Hi, where do you see the difference between “take a decision” and “make a decision”? I take it both are strong collocations? Running both phrases through the British National Corpus revealed the following:
“take a decision”: 27 results
“make a decision”: 249 results
Prof. Google says:
“take decision”: 870,000 entries
“make a desion”: 15,400,000 entries
So, “make a decision” seems to be more popular but what exactly does this mean if anything?[YSaerTTEW443543]
I don’t want to be a nitpicker but I can see a shade of difference between the two. Accepting that they both mean decide. Make a decision suggests make your mind up rather than as it were sit on the fence. Take a decison is make your mind up and follow through. The reason why I pick on this is that I hear the expression used as follows: A country takes the decision to go to war. And then the war starts.
Torsten’s right. The British National Corpus (BNC) is easy to find with Google. The BNC is a good resource for seeing how words and phrases are used in context/sentences in British English. This is where you can do your search: natcorp.ox.ac.uk/
This is what you can find regarding make/take a/the decision:
“To make a decision” is way more common here in the US. In fact, I’m not sure I’ve ever heard “to take a decision” used in its place, though I could see where it might be acceptable (Alan’s explanation).
I am a native speaker of British English, and the normal thing to say is “make a decision”. Using “take a decision” seems to have become very common with the media and politicians in the last few years, but I’ve never heard anyone say it in conversation.
So if you are learning English “make a decision” is what you should say if you want to sound more native. If you were talking about yourself you could just say something like “i need to decide” eg “i need to decide which kind of chocolate cake I want for my party”
And my two cents is, “to make a decision” implies taking some efforts from his/her own will or need (to make a decision) while “to take a decision” just taking the responsibility or obligation from an external cause (to make a decision).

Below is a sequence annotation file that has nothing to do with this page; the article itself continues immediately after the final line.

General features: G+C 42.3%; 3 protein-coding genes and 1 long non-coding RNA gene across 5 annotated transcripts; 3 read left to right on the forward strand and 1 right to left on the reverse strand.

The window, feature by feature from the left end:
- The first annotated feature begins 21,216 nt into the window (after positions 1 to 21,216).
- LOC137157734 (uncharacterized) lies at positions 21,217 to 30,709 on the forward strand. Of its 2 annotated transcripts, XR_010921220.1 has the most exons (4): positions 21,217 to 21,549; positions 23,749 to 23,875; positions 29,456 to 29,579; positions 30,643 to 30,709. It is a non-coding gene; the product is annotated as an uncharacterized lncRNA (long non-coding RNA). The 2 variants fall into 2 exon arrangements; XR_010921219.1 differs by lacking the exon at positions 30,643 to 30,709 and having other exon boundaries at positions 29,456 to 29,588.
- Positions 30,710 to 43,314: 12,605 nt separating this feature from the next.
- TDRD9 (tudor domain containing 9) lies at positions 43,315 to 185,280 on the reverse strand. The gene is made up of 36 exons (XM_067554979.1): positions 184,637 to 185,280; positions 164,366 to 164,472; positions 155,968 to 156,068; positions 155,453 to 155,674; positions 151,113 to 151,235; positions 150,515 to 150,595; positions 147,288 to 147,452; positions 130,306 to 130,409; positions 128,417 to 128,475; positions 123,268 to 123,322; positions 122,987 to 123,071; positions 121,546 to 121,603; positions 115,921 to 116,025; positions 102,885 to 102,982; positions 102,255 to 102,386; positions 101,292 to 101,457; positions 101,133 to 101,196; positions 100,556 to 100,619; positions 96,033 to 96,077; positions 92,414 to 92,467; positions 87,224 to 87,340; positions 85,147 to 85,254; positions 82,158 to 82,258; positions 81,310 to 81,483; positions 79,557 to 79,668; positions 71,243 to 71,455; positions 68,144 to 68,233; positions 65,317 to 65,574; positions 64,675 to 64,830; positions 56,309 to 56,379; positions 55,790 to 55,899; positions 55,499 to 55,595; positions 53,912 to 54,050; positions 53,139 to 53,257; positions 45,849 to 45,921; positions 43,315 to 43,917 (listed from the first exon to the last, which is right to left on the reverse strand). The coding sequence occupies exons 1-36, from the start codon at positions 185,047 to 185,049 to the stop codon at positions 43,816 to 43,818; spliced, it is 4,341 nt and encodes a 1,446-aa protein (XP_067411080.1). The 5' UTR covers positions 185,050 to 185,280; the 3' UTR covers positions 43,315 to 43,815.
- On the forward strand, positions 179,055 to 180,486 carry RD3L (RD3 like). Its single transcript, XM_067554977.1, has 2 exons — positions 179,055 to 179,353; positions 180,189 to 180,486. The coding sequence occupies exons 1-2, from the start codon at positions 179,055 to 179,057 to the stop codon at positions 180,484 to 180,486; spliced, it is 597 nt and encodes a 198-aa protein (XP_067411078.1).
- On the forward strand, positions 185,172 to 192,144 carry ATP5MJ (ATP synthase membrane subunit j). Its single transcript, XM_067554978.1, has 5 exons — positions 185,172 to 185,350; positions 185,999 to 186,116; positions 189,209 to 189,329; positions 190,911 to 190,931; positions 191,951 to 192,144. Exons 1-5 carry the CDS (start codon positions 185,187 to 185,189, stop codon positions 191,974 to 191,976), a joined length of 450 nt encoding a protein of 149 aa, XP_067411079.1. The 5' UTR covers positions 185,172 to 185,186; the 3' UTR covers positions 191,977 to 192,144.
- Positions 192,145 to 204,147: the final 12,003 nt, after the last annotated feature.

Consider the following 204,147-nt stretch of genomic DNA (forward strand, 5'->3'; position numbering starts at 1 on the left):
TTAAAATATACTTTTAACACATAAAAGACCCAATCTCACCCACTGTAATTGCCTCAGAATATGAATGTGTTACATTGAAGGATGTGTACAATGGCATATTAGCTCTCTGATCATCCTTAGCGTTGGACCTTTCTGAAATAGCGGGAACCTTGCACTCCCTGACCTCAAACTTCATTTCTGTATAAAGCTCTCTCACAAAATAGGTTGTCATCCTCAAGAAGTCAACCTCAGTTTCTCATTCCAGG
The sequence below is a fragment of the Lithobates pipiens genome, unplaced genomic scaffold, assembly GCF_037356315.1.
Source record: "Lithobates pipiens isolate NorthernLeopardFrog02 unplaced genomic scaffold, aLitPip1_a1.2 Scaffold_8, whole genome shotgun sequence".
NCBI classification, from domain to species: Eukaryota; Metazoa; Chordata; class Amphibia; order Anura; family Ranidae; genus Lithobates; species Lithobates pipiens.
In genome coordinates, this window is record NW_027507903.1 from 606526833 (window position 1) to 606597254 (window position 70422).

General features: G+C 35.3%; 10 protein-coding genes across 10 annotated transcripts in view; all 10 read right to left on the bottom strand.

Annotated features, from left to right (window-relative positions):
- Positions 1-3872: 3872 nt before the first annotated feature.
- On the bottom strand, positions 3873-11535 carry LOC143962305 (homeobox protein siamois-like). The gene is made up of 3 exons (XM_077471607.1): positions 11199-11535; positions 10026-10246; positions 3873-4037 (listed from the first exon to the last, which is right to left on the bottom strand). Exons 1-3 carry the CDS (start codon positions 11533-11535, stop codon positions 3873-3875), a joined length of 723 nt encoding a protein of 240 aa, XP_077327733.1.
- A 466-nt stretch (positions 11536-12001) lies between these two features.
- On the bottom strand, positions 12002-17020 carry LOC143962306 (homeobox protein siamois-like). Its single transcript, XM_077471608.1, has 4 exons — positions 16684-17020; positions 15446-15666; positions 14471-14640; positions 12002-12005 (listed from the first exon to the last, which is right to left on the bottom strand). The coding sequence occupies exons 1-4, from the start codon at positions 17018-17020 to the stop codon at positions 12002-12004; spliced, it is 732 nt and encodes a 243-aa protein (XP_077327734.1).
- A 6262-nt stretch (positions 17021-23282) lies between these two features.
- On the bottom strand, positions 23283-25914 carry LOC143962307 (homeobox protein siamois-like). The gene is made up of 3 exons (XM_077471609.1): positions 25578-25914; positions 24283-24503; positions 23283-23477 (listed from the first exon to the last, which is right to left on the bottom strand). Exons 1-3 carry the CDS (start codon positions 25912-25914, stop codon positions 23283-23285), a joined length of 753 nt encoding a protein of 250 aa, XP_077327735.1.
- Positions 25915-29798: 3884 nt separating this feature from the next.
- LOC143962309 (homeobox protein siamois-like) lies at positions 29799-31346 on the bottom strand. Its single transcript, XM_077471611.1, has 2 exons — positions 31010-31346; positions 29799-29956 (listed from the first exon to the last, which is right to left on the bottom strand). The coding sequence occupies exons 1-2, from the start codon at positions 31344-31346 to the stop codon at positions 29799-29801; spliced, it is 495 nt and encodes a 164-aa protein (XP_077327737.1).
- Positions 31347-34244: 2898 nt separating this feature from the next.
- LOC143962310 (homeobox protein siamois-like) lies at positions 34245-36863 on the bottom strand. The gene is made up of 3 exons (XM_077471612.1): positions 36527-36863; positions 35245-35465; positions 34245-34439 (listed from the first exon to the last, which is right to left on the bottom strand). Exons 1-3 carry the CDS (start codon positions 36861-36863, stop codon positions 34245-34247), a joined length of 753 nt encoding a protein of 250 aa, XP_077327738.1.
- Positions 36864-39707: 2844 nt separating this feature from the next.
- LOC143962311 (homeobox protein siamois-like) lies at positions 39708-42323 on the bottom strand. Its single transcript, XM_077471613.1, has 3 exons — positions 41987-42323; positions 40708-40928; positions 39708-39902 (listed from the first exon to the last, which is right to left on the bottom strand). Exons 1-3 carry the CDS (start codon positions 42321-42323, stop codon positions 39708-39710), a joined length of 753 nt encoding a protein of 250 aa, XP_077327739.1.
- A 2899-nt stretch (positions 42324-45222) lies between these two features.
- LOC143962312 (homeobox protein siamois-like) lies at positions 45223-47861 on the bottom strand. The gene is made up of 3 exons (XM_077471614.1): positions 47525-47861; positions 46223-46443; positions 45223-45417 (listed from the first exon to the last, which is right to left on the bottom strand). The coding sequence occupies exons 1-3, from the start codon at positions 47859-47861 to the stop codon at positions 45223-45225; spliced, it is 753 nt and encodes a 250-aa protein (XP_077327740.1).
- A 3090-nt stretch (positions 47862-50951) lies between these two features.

I realise this thread is a bit old now, but I have only just joined, so I’ll give my penny’s worth.
To me make a decision implies a more personal involvement - I have to decide within myself what is to be done.
Take a decision sounds like making a choice form a predetermined set of options.
But, frankly I’m not sure that there really is any difference beyond personal preference.
Keep up the good work,
It is my best guess that “to take a decision” is favoured by the British upper class school system because of the French “prendre un decision” influence on the language almost a thousand years ago. Faire un decision, the English equivalent of to make a decision, is awkward to the ear in French and bad form even today. The French always take a decision, as if from a deck of cards.
French has long been the language of diplomacy in Europe, where most of the known world was carved up nautically (the Mercador map vs Arno Peters) during the French Capetian dynasty. The maps: en.wikipedia.org/wiki/Capetian_Dynasty
Diplomats worked largely in French until recently in history. These persons always took a decision. They were usually persons of power and influence in their respective countries, so it is not a stretch of the imagination to imagine how taking a decision became popular in diverse cultures where French (Politics) and English (Business) dominated the linguistic landscape.
The English language was deeply influenced by the Norman Conquest. English is not the native language of Britain, surprise, surprise. Britain had no unifying language. Celtic, German, Norweigen, Danish and an esperanto-esque of these languages were commonly spoken by the people we refer to as The English today.
When French came, it became the dominant lingo of the upper class. But, this attitude of uberness on the part of the French “English” led to a separation between the mainland French and The French king on the Island of (Great!) Britain. The result is that today Englanders do not speak French.
So to the thinking person of modern English, making a decision, is more correct - even to historians who speak English. Unless they belong to the upper class, of course! Those (vintage) persons like to remind you (young) plebs of that connexion.
That’s the way I see it. That’s the way I play it in my medieval RPGs practicing the English language.
As an American, I have never heard the term “take a decision”. (Actually, I think if a boxer fails to achieve a knockout but is declared a victor by the judges, he is sometimes said to “take the decision”) Since this thread began, Ngrams, a very valuable database, has been developed. From these two graphs, you can see that although “take a decision” is uncommon, but not too rare in British writing, it is virtually unknown in American published works.